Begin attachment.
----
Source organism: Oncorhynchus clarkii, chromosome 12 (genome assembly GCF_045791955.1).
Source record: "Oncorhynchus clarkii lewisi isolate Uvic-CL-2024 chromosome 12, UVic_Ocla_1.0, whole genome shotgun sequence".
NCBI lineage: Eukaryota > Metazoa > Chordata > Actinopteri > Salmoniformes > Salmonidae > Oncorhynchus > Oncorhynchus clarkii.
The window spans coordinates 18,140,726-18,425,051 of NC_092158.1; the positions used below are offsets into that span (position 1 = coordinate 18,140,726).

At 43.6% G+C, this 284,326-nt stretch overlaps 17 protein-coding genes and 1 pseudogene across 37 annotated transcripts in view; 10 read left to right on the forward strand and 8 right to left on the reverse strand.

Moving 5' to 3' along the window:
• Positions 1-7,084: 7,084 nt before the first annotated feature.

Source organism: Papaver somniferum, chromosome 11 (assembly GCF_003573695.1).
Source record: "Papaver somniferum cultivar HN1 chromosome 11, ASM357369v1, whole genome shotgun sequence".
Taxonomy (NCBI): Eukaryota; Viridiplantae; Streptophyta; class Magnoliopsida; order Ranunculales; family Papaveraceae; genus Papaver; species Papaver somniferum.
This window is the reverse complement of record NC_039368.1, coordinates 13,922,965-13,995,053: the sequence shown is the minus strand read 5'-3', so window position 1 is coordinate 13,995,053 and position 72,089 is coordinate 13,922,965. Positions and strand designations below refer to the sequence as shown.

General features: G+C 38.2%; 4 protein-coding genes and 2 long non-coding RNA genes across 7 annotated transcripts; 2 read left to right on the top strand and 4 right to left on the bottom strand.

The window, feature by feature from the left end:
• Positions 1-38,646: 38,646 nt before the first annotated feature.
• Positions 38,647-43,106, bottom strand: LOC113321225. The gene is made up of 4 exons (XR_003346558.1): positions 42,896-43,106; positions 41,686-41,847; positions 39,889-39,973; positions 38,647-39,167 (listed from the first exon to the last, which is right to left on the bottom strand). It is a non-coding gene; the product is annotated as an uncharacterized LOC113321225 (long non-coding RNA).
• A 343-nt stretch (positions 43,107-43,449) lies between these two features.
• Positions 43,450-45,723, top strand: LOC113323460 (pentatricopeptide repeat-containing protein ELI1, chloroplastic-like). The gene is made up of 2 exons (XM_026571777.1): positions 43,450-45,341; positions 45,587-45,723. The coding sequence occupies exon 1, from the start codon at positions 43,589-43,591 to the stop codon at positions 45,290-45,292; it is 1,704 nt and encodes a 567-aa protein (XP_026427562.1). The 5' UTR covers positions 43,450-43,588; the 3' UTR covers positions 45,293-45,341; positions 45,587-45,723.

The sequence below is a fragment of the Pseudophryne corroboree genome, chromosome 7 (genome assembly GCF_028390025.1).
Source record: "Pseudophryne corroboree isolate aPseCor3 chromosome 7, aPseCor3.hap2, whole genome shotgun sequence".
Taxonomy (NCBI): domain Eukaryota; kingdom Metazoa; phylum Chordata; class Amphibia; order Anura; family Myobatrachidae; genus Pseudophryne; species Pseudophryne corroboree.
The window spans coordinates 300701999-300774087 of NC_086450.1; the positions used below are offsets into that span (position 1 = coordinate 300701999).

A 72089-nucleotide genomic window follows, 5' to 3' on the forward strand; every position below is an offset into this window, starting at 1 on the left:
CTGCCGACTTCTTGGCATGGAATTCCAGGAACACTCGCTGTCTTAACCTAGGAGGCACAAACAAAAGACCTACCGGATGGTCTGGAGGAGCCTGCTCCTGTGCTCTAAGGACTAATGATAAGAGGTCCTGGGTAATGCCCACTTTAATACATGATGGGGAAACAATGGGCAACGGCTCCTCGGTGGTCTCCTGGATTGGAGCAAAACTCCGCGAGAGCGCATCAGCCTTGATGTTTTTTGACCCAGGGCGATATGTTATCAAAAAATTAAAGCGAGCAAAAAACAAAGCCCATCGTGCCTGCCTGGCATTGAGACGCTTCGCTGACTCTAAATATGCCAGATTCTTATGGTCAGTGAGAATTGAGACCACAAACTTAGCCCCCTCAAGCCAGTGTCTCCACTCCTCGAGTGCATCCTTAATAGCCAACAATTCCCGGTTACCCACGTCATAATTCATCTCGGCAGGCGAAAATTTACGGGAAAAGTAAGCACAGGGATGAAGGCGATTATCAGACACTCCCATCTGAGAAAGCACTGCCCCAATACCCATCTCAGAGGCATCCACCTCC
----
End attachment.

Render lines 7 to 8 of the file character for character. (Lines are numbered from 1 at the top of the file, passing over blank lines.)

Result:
• Positions 1-7,084: 7,084 nt before the first annotated feature.

Source organism: Papaver somniferum, chromosome 11 (assembly GCF_003573695.1).